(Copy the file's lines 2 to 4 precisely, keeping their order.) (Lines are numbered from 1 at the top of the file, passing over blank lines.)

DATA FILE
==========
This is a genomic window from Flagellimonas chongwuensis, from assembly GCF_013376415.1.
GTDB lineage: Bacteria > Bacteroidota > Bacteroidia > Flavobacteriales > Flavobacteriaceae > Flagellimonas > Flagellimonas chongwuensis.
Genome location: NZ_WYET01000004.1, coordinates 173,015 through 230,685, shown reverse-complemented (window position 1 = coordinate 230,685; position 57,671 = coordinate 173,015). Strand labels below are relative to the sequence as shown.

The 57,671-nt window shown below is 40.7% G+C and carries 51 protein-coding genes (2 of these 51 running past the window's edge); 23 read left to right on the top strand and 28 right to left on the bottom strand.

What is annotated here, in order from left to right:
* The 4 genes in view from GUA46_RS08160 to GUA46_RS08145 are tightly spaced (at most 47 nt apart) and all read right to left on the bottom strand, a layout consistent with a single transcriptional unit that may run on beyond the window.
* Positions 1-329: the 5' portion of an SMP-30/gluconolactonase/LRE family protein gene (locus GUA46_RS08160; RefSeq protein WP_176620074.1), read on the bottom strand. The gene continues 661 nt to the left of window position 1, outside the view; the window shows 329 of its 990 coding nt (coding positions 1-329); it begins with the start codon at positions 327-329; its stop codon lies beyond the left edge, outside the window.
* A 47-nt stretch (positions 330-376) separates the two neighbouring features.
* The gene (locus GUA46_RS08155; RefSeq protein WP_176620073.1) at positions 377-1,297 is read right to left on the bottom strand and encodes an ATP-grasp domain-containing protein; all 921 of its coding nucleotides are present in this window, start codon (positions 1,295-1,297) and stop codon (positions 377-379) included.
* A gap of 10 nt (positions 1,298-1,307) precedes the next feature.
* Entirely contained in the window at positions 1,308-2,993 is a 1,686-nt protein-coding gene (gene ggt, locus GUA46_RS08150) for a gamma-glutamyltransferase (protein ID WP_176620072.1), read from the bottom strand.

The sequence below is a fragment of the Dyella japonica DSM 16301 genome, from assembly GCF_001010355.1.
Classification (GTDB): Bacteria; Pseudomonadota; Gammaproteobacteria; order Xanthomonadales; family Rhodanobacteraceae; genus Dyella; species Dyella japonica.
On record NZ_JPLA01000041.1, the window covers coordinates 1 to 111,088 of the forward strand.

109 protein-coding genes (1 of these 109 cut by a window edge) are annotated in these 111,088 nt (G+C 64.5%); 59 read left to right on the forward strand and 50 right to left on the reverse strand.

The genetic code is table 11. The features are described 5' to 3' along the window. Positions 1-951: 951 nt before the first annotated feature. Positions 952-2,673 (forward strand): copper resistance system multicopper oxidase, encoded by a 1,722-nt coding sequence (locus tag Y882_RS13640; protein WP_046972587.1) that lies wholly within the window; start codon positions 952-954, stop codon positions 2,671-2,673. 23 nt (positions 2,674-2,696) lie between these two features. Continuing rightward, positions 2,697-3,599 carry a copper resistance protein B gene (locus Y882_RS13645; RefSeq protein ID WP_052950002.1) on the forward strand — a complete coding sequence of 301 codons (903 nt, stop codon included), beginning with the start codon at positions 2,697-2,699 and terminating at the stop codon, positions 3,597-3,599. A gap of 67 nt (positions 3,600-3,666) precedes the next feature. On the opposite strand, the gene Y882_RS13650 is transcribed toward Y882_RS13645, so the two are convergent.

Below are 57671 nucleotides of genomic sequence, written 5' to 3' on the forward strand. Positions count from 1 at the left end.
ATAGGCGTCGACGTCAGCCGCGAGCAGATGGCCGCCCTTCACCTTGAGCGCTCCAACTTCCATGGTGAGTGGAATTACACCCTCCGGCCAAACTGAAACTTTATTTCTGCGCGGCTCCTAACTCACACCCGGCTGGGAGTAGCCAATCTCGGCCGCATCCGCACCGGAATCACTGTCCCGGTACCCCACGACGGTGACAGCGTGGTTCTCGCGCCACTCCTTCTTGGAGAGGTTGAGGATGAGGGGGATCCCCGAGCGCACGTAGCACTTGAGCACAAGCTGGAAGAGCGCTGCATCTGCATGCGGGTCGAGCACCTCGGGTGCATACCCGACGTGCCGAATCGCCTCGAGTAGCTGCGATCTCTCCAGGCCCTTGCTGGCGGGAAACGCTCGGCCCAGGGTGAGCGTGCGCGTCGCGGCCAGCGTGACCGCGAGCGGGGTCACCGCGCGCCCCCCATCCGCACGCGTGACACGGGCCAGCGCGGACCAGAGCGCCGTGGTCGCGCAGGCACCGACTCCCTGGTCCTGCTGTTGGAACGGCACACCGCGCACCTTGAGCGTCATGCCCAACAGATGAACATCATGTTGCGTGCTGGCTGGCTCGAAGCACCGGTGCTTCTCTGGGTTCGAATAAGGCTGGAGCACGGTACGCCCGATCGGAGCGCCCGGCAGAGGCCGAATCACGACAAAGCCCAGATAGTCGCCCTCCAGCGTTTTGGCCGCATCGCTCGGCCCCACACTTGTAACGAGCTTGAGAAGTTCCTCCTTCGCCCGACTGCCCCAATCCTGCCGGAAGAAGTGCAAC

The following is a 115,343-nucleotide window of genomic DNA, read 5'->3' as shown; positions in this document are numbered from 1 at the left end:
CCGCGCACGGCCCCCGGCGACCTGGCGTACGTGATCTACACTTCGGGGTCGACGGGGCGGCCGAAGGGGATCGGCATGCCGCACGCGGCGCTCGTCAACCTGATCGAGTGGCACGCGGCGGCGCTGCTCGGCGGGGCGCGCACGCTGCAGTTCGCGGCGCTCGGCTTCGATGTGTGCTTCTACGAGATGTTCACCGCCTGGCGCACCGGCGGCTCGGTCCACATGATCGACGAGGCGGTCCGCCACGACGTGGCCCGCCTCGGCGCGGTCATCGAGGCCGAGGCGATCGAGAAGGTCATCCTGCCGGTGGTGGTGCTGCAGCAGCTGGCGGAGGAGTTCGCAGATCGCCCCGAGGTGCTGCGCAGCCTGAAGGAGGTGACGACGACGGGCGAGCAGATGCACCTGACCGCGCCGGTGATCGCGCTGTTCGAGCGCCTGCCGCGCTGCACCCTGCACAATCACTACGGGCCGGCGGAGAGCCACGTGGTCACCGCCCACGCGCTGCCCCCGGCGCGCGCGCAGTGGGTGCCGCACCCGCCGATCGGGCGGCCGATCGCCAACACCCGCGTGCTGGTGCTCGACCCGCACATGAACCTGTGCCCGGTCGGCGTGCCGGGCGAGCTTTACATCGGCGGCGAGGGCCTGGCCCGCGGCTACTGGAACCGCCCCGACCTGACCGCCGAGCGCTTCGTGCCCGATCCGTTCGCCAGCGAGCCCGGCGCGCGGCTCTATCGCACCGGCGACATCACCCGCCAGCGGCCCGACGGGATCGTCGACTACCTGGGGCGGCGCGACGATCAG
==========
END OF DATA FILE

GTDB lineage: Bacteria > Bacteroidota > Bacteroidia > Flavobacteriales > Flavobacteriaceae > Flagellimonas > Flagellimonas chongwuensis.
Genome location: NZ_WYET01000004.1, coordinates 173,015 through 230,685, shown reverse-complemented (window position 1 = coordinate 230,685; position 57,671 = coordinate 173,015). Strand labels below are relative to the sequence as shown.

The 57,671-nt window shown below is 40.7% G+C and carries 51 protein-coding genes (2 of these 51 running past the window's edge); 23 read left to right on the top strand and 28 right to left on the bottom strand.